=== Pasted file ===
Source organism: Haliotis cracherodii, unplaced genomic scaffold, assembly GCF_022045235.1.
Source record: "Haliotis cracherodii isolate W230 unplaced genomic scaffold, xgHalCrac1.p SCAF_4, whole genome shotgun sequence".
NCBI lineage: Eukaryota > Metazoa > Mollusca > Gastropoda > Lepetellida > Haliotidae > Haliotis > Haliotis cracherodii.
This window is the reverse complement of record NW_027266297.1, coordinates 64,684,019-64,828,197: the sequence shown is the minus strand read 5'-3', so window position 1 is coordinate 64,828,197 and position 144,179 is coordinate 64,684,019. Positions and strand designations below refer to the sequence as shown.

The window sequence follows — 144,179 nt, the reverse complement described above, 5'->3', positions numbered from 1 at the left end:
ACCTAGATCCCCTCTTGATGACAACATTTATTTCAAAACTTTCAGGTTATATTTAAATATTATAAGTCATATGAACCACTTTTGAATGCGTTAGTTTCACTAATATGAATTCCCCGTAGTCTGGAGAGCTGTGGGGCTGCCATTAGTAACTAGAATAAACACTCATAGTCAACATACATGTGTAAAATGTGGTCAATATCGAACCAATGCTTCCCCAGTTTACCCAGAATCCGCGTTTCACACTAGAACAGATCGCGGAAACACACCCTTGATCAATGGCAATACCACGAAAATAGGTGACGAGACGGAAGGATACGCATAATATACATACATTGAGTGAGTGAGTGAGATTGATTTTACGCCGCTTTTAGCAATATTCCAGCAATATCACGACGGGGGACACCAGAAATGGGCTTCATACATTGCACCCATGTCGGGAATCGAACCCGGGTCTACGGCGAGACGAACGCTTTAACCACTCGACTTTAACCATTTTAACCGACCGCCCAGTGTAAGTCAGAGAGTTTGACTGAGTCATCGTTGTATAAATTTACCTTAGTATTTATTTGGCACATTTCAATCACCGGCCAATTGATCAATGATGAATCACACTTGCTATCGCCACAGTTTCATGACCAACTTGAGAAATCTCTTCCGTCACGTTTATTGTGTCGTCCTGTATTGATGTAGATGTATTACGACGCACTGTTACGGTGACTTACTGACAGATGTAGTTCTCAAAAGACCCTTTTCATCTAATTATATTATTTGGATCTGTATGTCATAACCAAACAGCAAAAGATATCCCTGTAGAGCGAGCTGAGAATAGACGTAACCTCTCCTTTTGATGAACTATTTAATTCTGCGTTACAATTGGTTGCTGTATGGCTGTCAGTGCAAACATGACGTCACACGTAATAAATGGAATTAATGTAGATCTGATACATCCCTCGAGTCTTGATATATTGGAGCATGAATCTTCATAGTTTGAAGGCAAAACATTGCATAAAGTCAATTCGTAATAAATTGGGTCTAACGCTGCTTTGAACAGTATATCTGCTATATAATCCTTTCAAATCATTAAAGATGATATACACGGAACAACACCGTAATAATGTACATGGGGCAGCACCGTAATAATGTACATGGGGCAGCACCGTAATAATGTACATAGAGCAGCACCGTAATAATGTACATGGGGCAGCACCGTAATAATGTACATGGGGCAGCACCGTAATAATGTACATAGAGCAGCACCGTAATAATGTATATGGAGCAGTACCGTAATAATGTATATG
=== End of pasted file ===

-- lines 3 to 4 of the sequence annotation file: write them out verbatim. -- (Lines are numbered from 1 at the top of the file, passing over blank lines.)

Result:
NCBI lineage: Eukaryota > Metazoa > Mollusca > Gastropoda > Lepetellida > Haliotidae > Haliotis > Haliotis cracherodii.
This window is the reverse complement of record NW_027266297.1, coordinates 64,684,019-64,828,197: the sequence shown is the minus strand read 5'-3', so window position 1 is coordinate 64,828,197 and position 144,179 is coordinate 64,684,019. Positions and strand designations below refer to the sequence as shown.